Rebuffed, the siblings wander into the terrace and backyard stables. Sargo is grooming a couple horses. He introduces one big bay mare to Mariella. She trepidatious at first, then enchanted. Sargo shows her how to groom her, and tack her up. Jorge, pretends not to care but watches carefully all the same.
Edith comes out back, proudly tosses a pair of soccer shoes over to Jorge. While Jorge tries them on Edith suggests Mariella sew decorative ponchos to the tourists for extra money. Mariella perplexed. Why extra money?
Donde Mi Apá
Mariella spins slowly on a bar stool, her Andean purse over her shoulder. Pulls out her father's newspaper article, shows Silvio. Isabel arrives, the girls chatter. Silvio scans the newspaper photo surreptitiously, then from his massive ledger, carefully transcribes a set of numbers from several tabbed sheets onto an index card. Slips in Isabel's pocket.
Mariella observes Isabel's solo violin lesson. The bridge on her violin bridge suddenly pops off. Edgardo helps fix it. He wants to know if her father, Silvio, sent over the 'music list.' Isabel had forgotten. She finds it in her pocket, hands to Edgardo. He wanders off, casually at first, then - once out of sight - moves quickly. He dashes into his office, bends over his desk, transcribes the numbers. He pulls out his cell.
Mariella wanders off. As she reaches the verandah steps she suddenly stops; she hears Isabel playing her Mom's tune, based on theTapaculo'ssong.
Indoor Soccer Arena
Jorge stands watching, his soccer sneakers slung over his shoulder, as the kids fly across the concrete. When the ball comes his way he asks the kid who's retrieving it if Emmanuel's coming. Kid doesn't know. Jorge watches a few minutes longer, but leaves.
Jorge, a little disconsolate, zig-zags slowly up the steps. He gets to the top, watches the Town Plaza, notices the Black SUV circling again. Something registers.
Sunday morning service drones on. Packed house. Mariella prays. A church warden, a very tiny old lady (80s) passes the collection basket. A chink of coins. Fat envelopes slap in. Edgardo drops in a 1 billion COP note. The tiny lady retrieves her basket at the end of each row; surreptitiously slips piles of envelopes into her pouch beneath her vestment. Serenely continues passing the basket. Priest watches plate passing ritual through narrowed eyes. But he smiles too.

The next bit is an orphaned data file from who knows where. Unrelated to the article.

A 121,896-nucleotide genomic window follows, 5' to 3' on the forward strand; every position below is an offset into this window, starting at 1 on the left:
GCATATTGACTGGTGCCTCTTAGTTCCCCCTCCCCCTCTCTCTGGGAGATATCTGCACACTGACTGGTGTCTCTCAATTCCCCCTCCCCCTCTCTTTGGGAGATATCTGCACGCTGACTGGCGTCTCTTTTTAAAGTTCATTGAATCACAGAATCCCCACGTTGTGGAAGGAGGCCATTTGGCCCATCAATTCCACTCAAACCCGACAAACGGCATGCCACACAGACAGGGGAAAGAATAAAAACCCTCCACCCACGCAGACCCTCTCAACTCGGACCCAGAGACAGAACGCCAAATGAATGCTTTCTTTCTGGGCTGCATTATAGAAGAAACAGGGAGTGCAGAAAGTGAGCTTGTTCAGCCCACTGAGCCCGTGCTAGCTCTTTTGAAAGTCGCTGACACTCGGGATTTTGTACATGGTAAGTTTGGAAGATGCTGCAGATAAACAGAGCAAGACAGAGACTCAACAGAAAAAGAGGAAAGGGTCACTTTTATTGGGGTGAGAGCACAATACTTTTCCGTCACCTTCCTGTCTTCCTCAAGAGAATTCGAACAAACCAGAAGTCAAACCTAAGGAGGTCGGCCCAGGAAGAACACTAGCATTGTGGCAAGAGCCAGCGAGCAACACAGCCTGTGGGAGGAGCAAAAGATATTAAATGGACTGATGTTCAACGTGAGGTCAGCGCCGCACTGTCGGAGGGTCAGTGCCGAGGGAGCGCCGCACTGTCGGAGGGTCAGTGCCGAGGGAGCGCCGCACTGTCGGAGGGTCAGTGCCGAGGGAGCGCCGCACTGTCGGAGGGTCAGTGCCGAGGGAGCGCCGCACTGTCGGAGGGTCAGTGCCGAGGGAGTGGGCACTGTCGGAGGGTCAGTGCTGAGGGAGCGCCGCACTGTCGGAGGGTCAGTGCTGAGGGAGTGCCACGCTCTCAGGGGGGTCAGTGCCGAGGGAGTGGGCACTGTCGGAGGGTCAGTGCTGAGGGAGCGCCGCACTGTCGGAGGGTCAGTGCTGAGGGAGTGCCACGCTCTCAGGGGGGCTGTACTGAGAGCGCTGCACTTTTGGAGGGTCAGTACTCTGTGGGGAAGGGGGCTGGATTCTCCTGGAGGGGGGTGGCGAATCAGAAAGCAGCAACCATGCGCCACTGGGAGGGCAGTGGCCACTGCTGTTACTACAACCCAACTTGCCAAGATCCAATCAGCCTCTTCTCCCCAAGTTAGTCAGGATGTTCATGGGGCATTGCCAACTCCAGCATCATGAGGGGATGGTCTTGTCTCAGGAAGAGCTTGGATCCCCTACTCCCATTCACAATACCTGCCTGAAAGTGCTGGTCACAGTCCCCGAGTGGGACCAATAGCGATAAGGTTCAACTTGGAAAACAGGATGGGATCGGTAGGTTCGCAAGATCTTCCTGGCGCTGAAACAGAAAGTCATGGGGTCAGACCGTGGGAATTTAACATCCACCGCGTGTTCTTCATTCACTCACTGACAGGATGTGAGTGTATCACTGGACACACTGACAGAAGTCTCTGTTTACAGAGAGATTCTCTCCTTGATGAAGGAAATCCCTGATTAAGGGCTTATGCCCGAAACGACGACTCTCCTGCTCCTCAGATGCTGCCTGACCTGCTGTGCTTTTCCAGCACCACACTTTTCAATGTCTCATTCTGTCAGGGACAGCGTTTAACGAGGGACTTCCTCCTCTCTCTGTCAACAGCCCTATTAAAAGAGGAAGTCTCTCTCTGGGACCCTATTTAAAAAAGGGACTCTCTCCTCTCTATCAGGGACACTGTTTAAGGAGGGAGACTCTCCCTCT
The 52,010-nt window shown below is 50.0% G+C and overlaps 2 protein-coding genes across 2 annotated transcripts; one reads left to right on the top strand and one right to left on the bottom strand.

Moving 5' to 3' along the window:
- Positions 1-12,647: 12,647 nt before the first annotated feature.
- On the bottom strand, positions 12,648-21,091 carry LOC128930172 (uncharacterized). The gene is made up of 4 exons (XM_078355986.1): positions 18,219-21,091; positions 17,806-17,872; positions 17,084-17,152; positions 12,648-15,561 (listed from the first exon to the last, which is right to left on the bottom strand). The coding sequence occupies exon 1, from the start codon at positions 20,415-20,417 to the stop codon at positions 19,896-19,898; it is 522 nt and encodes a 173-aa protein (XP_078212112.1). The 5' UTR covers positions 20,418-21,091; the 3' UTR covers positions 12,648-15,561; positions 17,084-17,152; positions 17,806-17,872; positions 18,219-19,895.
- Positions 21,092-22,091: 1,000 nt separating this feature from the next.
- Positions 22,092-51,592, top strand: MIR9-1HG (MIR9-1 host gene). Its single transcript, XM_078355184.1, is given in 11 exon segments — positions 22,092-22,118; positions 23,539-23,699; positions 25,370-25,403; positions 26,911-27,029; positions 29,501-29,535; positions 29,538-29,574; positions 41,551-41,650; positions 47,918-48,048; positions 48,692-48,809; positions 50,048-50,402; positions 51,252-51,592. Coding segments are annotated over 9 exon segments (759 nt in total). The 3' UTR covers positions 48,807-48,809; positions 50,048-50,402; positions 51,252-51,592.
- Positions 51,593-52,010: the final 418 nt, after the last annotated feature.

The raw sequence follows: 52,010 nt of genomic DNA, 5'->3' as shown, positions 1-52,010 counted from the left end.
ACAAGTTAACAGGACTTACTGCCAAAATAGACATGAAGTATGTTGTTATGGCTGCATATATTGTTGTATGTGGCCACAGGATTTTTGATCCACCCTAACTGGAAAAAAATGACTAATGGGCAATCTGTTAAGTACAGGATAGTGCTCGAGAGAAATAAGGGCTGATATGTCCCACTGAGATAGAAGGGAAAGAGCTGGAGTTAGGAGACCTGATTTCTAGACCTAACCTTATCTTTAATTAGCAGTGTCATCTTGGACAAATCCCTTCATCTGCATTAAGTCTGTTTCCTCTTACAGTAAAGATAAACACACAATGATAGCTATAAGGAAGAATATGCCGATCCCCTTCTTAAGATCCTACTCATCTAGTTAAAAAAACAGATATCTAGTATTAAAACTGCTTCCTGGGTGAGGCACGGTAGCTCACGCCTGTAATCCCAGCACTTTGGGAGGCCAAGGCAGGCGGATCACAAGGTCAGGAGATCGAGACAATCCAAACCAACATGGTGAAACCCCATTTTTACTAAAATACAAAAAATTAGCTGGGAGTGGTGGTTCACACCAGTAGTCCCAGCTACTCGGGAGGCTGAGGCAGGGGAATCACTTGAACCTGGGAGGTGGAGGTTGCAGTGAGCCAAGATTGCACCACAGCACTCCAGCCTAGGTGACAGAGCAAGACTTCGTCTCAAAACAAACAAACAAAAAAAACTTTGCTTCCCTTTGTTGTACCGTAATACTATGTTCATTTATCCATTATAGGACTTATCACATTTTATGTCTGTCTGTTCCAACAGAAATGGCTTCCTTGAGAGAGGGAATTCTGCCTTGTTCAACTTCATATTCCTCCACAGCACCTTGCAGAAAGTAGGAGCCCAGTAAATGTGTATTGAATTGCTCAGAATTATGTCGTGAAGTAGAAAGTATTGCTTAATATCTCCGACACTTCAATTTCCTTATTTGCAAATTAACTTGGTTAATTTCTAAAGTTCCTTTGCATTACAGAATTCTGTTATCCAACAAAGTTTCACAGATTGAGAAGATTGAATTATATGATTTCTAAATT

While the clerk wraps chicken gizzards in newspaper Mariella and Jorge wander down aisles filled with endless shelves holding identical packets of eggs. The shelves on other aisles are filled with bags and bags of rice. Mariella, grabs the package, then double-takes when sees her father in the paper. Headline 'Arrested, held for bail, due to 'helping FARC.'
Grandma Marta stuffs intestines. Rosa's still hunched over her computer. Siblings show her the Newspaper; they're a wreck about their 'criminal father.' Rosa placates them. But then explains, 'We just need money.' Rosa tries to be optimistic, but her kids see her despair.
Townsfolk in the windows: watching, watching, watching. The Cali siblings and Edgardo, sit outside the gelato store, eating their gelatos. They watch the goings on in the town plaza: the tiny church lady buys mandarin oranges from the vendor next to the tchotchke seller. The Baño lady totters over to join her.
Slouching next to their jeep, the German Millenials study topo maps. Jorge wander over, distracts them with myriad questions about their high-tech gear. Mariella, unnoticed by all, steals the Germans' fanny pack.
Evening. Siblings watch Emmanuel tack up his horse, Blanco. Humberto adds bulging saddle bags. Mariella slips her Andean purse into one of the saddle bags.
Mariella and Jorge, watch the street from the compound's balcony. They see the black SUV motoring slowly down Carrera 11, about to turn right onto their street, Carrera 9, at the top of the hill. But a herd of cows meanders into the intersection just at that moment. The cows are herded by Sargo. Humberto waits at the corner with Blanco. Rosa huff and puffs up the steep hill. Humberto hands Blanco over to Sargo, who jumps on, wheels Blanco around in a tight curve, ready to dash off - but once again, hooves splay out - Sargo's tossed. This time he doesn't get up.
Blanco clip-clops off down the street, reins dragging.